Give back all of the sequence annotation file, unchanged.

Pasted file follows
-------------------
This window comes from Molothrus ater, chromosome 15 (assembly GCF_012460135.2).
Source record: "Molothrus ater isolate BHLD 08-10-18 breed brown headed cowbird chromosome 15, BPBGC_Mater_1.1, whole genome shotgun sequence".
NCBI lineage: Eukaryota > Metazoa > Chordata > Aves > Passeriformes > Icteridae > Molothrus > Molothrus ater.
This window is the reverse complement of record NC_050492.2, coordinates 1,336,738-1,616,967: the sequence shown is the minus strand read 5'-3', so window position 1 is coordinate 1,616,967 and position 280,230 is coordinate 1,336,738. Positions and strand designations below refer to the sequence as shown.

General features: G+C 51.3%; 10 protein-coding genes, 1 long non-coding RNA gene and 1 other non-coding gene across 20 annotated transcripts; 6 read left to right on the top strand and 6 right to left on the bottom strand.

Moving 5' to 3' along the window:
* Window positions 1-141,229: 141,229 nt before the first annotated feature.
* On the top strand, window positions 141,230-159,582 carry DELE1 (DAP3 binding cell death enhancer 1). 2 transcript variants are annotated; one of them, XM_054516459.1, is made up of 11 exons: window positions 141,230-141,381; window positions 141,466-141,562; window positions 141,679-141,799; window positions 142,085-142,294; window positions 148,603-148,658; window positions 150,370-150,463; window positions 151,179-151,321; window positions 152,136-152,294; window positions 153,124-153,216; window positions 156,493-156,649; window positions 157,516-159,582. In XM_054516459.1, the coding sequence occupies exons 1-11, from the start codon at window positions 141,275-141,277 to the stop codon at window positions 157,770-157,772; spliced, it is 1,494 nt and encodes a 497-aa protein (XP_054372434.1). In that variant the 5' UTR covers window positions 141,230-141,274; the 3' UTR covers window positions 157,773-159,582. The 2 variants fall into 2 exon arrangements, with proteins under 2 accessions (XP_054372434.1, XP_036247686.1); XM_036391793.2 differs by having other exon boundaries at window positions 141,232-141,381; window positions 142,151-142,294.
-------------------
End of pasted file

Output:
This window comes from Molothrus ater, chromosome 15 (assembly GCF_012460135.2).
Source record: "Molothrus ater isolate BHLD 08-10-18 breed brown headed cowbird chromosome 15, BPBGC_Mater_1.1, whole genome shotgun sequence".
NCBI lineage: Eukaryota > Metazoa > Chordata > Aves > Passeriformes > Icteridae > Molothrus > Molothrus ater.
This window is the reverse complement of record NC_050492.2, coordinates 1,336,738-1,616,967: the sequence shown is the minus strand read 5'-3', so window position 1 is coordinate 1,616,967 and position 280,230 is coordinate 1,336,738. Positions and strand designations below refer to the sequence as shown.

General features: G+C 51.3%; 10 protein-coding genes, 1 long non-coding RNA gene and 1 other non-coding gene across 20 annotated transcripts; 6 read left to right on the top strand and 6 right to left on the bottom strand.

Moving 5' to 3' along the window:
* Window positions 1-141,229: 141,229 nt before the first annotated feature.
* On the top strand, window positions 141,230-159,582 carry DELE1 (DAP3 binding cell death enhancer 1). 2 transcript variants are annotated; one of them, XM_054516459.1, is made up of 11 exons: window positions 141,230-141,381; window positions 141,466-141,562; window positions 141,679-141,799; window positions 142,085-142,294; window positions 148,603-148,658; window positions 150,370-150,463; window positions 151,179-151,321; window positions 152,136-152,294; window positions 153,124-153,216; window positions 156,493-156,649; window positions 157,516-159,582. In XM_054516459.1, the coding sequence occupies exons 1-11, from the start codon at window positions 141,275-141,277 to the stop codon at window positions 157,770-157,772; spliced, it is 1,494 nt and encodes a 497-aa protein (XP_054372434.1). In that variant the 5' UTR covers window positions 141,230-141,274; the 3' UTR covers window positions 157,773-159,582. The 2 variants fall into 2 exon arrangements, with proteins under 2 accessions (XP_054372434.1, XP_036247686.1); XM_036391793.2 differs by having other exon boundaries at window positions 141,232-141,381; window positions 142,151-142,294.